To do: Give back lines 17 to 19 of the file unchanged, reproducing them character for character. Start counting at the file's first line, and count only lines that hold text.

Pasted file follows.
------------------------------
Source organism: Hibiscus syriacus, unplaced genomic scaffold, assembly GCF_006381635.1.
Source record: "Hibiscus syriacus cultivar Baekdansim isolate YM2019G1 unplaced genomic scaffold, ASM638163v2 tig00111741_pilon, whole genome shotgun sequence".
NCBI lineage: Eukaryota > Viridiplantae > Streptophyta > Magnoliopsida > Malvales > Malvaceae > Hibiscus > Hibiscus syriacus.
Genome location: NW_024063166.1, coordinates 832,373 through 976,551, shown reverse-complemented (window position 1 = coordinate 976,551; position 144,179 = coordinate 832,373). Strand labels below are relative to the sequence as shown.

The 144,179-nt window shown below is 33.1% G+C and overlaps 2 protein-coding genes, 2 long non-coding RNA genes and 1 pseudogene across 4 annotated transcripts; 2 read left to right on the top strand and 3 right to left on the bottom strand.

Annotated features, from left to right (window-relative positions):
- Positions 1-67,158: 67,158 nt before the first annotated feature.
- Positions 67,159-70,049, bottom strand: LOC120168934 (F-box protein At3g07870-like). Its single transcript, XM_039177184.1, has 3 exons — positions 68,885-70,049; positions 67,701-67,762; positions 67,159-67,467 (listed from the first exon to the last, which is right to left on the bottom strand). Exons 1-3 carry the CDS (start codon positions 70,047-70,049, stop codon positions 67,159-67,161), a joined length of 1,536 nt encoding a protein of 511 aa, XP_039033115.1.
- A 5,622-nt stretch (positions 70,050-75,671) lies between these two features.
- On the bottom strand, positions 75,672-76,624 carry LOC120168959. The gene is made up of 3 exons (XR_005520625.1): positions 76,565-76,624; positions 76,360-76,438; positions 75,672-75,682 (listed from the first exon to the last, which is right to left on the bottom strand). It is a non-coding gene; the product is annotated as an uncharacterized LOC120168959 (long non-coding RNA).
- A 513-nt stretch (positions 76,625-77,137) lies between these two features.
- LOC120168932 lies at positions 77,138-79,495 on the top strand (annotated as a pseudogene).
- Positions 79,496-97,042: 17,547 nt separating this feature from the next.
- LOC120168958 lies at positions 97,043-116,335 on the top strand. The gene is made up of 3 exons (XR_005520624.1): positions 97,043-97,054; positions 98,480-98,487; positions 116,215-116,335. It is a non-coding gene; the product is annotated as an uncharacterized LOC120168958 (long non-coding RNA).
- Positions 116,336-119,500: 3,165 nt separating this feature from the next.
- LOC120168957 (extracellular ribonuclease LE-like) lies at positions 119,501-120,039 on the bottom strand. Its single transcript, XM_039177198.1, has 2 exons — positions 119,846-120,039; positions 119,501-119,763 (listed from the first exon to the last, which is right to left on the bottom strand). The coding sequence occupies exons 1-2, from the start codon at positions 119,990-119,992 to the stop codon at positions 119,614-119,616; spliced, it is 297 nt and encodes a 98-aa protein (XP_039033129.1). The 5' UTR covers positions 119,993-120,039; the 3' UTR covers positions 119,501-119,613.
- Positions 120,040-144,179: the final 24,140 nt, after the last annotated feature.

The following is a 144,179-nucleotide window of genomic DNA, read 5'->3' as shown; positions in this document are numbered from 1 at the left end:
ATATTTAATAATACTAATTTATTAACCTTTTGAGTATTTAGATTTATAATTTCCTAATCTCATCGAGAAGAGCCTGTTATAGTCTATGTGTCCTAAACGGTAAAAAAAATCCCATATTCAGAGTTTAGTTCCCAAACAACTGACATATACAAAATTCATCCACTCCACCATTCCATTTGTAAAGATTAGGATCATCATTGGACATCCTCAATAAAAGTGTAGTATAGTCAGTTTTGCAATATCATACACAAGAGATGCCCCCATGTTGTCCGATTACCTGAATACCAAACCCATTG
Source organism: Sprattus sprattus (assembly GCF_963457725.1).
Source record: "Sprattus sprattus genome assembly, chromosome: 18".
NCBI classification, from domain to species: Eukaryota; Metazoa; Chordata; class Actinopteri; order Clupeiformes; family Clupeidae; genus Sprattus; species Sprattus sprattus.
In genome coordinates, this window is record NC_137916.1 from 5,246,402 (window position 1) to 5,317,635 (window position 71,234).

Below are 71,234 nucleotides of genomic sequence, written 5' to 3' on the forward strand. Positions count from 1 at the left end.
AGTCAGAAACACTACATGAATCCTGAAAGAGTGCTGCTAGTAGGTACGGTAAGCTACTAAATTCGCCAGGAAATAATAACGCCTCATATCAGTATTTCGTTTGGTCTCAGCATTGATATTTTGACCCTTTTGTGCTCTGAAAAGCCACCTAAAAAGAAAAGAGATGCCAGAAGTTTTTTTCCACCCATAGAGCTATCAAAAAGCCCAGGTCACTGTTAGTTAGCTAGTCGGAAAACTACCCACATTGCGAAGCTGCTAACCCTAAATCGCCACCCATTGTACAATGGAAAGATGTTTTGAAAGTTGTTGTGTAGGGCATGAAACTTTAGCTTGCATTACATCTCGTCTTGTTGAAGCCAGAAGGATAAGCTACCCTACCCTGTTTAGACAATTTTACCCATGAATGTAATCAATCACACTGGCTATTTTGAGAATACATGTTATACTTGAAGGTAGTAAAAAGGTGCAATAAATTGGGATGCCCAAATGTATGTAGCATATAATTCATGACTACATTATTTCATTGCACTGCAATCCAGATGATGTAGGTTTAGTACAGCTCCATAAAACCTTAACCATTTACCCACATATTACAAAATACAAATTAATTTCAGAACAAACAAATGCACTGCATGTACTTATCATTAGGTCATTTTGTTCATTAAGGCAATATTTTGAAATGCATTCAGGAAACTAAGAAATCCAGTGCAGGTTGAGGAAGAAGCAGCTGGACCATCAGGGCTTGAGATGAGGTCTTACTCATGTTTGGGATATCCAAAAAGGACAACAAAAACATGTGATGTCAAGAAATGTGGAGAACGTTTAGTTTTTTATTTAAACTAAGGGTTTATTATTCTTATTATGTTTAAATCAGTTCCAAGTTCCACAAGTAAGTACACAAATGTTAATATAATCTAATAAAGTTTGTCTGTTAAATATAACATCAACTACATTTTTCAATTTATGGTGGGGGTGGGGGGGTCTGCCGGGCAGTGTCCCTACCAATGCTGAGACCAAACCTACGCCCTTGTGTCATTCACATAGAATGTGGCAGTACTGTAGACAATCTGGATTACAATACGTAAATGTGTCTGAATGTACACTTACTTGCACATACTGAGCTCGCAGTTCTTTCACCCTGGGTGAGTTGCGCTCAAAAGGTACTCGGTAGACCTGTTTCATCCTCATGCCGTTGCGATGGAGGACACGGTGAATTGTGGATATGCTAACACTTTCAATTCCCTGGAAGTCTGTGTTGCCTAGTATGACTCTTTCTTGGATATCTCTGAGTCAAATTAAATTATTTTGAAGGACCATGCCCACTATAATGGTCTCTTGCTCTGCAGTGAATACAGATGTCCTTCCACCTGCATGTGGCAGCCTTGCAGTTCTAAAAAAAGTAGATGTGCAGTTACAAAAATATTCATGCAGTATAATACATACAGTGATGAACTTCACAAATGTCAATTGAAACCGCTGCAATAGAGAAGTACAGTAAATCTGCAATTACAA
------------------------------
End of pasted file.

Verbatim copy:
- Positions 120,040-144,179: the final 24,140 nt, after the last annotated feature.

The following is a 144,179-nucleotide window of genomic DNA, read 5'->3' as shown; positions in this document are numbered from 1 at the left end:
ATATTTAATAATACTAATTTATTAACCTTTTGAGTATTTAGATTTATAATTTCCTAATCTCATCGAGAAGAGCCTGTTATAGTCTATGTGTCCTAAACGGTAAAAAAAATCCCATATTCAGAGTTTAGTTCCCAAACAACTGACATATACAAAATTCATCCACTCCACCATTCCATTTGTAAAGATTAGGATCATCATTGGACATCCTCAATAAAAGTGTAGTATAGTCAGTTTTGCAATATCATACACAAGAGATGCCCCCATGTTGTCCGATTACCTGAATACCAAACCCATTG